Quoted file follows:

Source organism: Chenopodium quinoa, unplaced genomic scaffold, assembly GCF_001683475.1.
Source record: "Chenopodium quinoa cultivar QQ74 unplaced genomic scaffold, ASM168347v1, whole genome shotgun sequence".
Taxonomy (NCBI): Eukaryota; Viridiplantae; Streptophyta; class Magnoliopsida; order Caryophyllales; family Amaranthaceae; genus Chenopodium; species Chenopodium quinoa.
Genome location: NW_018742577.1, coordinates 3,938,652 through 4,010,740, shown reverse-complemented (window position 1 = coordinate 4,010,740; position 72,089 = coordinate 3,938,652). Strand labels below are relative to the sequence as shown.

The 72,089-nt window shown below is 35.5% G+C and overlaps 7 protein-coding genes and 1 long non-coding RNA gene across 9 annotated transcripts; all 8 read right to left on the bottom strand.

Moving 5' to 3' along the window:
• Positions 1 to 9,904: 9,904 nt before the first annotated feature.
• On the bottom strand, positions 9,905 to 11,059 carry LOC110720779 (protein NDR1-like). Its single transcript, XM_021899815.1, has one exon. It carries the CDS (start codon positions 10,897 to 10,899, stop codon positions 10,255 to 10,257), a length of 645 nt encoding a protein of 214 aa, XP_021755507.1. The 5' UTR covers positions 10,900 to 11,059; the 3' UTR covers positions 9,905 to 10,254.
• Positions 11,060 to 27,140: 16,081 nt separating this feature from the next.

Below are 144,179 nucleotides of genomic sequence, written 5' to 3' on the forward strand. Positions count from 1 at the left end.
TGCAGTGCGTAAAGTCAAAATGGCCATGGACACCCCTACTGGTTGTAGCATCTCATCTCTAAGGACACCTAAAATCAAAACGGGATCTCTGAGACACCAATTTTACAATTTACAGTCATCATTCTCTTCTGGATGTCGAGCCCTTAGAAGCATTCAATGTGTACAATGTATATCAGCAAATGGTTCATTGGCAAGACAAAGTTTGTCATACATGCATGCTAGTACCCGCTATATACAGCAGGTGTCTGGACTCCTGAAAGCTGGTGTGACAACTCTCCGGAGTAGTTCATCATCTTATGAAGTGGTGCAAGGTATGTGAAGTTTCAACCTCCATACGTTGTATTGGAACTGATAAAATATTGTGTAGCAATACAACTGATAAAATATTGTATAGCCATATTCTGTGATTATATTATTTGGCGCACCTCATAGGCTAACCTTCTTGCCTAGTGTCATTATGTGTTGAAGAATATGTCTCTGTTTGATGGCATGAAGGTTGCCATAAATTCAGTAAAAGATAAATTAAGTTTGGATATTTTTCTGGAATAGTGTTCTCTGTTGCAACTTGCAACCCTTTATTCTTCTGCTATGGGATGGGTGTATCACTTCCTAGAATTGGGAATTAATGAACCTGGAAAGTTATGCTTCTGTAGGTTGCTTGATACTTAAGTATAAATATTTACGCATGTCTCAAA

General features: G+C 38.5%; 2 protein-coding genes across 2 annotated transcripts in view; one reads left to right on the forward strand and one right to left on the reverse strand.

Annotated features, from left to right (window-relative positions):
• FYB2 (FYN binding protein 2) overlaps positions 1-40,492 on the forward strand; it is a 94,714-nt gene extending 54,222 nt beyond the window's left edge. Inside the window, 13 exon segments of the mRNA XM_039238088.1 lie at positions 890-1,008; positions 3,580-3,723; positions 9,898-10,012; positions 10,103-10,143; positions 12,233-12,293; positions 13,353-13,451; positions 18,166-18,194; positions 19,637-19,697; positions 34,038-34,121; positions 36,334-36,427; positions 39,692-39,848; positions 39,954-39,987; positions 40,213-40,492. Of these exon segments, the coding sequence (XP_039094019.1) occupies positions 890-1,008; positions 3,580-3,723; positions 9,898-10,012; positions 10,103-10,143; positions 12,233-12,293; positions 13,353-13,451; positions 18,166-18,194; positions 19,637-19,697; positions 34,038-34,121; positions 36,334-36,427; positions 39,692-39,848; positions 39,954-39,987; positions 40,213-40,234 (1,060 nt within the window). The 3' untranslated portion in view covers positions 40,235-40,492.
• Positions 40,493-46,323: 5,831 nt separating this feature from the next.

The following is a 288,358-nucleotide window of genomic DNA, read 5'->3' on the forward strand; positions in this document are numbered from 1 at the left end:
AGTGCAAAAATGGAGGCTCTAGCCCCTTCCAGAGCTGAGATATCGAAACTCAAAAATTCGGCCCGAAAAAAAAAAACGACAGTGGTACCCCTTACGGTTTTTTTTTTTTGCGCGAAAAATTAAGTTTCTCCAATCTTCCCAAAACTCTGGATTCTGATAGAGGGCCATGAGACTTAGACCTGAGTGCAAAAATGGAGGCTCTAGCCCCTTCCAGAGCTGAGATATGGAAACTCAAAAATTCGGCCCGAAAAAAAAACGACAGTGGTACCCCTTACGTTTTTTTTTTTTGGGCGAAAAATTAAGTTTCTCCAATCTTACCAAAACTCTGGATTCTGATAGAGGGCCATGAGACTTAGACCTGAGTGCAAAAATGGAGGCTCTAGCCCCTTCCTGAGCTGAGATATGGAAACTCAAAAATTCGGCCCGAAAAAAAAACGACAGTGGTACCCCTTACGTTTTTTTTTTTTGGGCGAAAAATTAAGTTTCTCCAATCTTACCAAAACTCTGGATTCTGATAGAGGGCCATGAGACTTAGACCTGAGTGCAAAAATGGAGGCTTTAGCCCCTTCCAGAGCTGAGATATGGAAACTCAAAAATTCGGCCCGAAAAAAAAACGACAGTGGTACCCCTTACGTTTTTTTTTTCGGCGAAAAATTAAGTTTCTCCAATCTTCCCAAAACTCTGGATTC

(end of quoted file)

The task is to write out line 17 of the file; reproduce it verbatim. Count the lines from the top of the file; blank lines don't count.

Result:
AGTGCAAAAATGGAGGCTCTAGCCCCTTCCAGAGCTGAGATATCGAAACTCAAAAATTCGGCCCGAAAAAAAAAAACGACAGTGGTACCCCTTACGGTTTTTTTTTTTTGCGCGAAAAATTAAGTTTCTCCAATCTTCCCAAAACTCTGGATTCTGATAGAGGGCCATGAGACTTAGACCTGAGTGCAAAAATGGAGGCTCTAGCCCCTTCCAGAGCTGAGATATGGAAACTCAAAAATTCGGCCCGAAAAAAAAACGACAGTGGTACCCCTTACGTTTTTTTTTTTTGGGCGAAAAATTAAGTTTCTCCAATCTTACCAAAACTCTGGATTCTGATAGAGGGCCATGAGACTTAGACCTGAGTGCAAAAATGGAGGCTCTAGCCCCTTCCTGAGCTGAGATATGGAAACTCAAAAATTCGGCCCGAAAAAAAAACGACAGTGGTACCCCTTACGTTTTTTTTTTTTGGGCGAAAAATTAAGTTTCTCCAATCTTACCAAAACTCTGGATTCTGATAGAGGGCCATGAGACTTAGACCTGAGTGCAAAAATGGAGGCTTTAGCCCCTTCCAGAGCTGAGATATGGAAACTCAAAAATTCGGCCCGAAAAAAAAACGACAGTGGTACCCCTTACGTTTTTTTTTTCGGCGAAAAATTAAGTTTCTCCAATCTTCCCAAAACTCTGGATTC